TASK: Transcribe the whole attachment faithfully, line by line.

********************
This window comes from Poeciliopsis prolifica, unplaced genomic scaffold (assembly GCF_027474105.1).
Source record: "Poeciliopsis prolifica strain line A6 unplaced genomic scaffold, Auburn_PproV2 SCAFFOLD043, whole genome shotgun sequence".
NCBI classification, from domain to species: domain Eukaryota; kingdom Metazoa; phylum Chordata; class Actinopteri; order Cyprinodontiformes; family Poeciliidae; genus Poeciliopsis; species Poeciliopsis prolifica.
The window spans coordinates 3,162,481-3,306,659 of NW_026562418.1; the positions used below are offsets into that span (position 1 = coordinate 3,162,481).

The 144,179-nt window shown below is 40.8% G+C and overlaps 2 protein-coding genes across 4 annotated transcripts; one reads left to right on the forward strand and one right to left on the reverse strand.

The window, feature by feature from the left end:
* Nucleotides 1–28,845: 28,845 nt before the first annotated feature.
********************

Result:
This window comes from Poeciliopsis prolifica, unplaced genomic scaffold (assembly GCF_027474105.1).
Source record: "Poeciliopsis prolifica strain line A6 unplaced genomic scaffold, Auburn_PproV2 SCAFFOLD043, whole genome shotgun sequence".
NCBI classification, from domain to species: domain Eukaryota; kingdom Metazoa; phylum Chordata; class Actinopteri; order Cyprinodontiformes; family Poeciliidae; genus Poeciliopsis; species Poeciliopsis prolifica.
The window spans coordinates 3,162,481-3,306,659 of NW_026562418.1; the positions used below are offsets into that span (position 1 = coordinate 3,162,481).

The 144,179-nt window shown below is 40.8% G+C and overlaps 2 protein-coding genes across 4 annotated transcripts; one reads left to right on the forward strand and one right to left on the reverse strand.

The window, feature by feature from the left end:
* Nucleotides 1–28,845: 28,845 nt before the first annotated feature.